Voters okay more funding for Causeway

By Dawn De Busk

Staff Writer

NAPLES – Voting residents showed their solid support of a new and improved Naples Causeway during a Special Town Meeting.

On Monday, voters unanimously backed the issuing of a $220,000 bond to cover a variety of specific projects.

Those voter-approved capital improvement projects include:

  • The installation of underground piping across the Chute River to connect fire suppression pipes on the east and west side of bridge,
  • A directional boring system to pump water from Chute River,
  • The construction of a 50-by-50-foot scenic vista on the northeast side of the bridge,
  • An irrigation set-up for Causeway landscaping and lawn spaces,
  • Ramp railings for the town dock, and
  • Paving to cover underground fire suppression pipes that were not part of original plans.

Additionally, community members voted to permit the Naples Board of Selectmen to spend up to $60,000 on unexpected expenses associated with renovations to the Causeway

The $220,000 bond is the second bond given a stamp of approval by Naples residents in recent years.

According to Article 5, the bond will be paid off in five years at a five percent interest rate; and, the total interest will be approximately $34,000.

Because all of the improvements on the Causeway fall under the requirements of how tax increment financing (TIF) funds can be spent, TIF money can be used to make payments on the bond, according to Town Manager Derik Goodine.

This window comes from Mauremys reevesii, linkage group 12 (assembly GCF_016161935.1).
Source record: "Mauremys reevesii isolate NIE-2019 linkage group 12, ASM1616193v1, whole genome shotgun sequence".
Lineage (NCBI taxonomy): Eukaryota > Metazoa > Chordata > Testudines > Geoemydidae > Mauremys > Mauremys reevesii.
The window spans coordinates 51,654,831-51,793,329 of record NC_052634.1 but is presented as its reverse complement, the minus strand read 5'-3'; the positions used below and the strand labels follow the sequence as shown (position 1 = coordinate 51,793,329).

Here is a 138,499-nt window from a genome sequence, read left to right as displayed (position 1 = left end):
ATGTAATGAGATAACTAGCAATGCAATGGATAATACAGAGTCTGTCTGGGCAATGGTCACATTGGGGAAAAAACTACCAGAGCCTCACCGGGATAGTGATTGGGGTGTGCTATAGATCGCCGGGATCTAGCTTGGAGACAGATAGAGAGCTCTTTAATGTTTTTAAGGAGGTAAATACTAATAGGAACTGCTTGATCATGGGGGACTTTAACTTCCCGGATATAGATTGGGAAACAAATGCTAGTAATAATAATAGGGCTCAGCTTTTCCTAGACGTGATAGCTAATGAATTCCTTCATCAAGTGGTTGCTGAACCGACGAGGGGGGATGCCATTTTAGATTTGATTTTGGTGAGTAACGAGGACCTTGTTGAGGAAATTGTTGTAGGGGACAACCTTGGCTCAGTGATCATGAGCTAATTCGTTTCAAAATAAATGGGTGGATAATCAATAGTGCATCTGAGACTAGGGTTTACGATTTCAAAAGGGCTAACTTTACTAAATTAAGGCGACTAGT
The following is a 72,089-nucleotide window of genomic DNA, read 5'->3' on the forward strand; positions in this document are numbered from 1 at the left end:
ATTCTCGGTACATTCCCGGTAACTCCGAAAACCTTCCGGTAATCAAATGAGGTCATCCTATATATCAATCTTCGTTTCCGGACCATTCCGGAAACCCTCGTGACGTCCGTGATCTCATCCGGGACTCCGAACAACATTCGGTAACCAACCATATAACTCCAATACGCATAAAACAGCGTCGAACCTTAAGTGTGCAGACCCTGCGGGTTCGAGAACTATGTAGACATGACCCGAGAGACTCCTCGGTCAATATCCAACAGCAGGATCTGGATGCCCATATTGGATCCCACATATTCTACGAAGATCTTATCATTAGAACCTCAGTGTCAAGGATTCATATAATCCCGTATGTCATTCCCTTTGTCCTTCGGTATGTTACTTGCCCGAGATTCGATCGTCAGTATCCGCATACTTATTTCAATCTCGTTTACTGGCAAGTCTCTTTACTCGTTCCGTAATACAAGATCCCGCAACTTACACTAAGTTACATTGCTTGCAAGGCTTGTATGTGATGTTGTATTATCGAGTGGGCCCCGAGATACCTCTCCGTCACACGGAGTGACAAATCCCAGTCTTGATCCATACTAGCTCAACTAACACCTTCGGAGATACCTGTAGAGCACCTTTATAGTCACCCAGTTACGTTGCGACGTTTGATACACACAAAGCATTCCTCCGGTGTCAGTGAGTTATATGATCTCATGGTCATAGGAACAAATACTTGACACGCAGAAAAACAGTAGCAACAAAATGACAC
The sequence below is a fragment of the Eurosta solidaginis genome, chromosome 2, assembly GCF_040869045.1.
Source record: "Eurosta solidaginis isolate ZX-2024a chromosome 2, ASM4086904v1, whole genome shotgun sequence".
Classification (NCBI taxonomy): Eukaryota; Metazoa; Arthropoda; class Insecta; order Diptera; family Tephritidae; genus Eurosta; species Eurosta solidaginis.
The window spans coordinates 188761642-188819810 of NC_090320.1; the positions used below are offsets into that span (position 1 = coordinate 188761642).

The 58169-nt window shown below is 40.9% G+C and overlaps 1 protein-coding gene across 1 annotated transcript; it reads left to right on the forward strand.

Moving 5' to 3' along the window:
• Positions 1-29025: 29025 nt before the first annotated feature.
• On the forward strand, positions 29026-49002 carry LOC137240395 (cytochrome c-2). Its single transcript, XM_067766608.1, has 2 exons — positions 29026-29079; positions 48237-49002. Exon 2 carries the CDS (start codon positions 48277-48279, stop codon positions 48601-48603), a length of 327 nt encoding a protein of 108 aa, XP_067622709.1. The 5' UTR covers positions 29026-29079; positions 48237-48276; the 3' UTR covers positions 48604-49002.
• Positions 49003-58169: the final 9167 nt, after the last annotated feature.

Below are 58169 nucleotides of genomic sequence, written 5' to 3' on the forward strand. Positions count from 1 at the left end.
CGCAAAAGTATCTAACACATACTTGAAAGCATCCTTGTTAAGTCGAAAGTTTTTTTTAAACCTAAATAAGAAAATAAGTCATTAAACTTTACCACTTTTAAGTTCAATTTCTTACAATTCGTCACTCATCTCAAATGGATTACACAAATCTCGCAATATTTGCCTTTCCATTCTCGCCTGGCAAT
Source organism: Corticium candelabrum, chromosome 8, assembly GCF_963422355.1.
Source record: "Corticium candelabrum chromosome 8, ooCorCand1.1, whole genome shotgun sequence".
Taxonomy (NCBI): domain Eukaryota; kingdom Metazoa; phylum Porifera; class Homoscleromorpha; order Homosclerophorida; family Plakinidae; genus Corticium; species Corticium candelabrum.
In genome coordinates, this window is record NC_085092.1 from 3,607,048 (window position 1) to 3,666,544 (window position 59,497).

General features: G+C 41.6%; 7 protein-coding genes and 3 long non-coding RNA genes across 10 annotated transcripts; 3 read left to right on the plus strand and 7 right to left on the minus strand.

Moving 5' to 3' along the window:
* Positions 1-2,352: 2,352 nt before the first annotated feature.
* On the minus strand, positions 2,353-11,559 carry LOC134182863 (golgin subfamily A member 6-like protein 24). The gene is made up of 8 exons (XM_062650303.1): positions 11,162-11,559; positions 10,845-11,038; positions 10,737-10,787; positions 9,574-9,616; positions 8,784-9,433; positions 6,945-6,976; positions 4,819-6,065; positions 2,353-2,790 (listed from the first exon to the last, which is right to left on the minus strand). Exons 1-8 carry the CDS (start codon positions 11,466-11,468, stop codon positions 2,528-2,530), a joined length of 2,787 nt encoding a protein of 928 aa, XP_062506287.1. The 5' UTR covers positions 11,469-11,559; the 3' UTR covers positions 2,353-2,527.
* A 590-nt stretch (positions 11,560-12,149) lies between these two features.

After the initial $2 million bond passed, residents understood that there would be additional costs as the revamping of the Naples Causeway took shape. Therefore, a second loan might be necessary to complete the work – that would sometimes be done in phases.

While costs have been calculated for the planned projects, the town must take into account the unforeseen, according to Selectman Rick Paraschak.

“We found that with this project downtown, there is always something that comes about. So, we need a little bit of flexibility,” Paraschak said.

“This (Article 6) is putting the trust in us, the Board of Selectmen, to use the $60,000 if needed,” he said. Town Manager Goodine provided an example of unanticipated costs that were discovered during a recent site walk of the area where the amphitheater will be located. He said someone on the site walk asked why there were no electrical conduits in the vicinity. He added the need for electricity had been mentioned, but was accidently omitted from sketches of amphitheater.

“A lot of stuff they needed yesterday,” Goodine said.

“So, instead of calling a special town meeting for $2000 here or $5000 here, we leave it in the hands of the selectmen,” he said.

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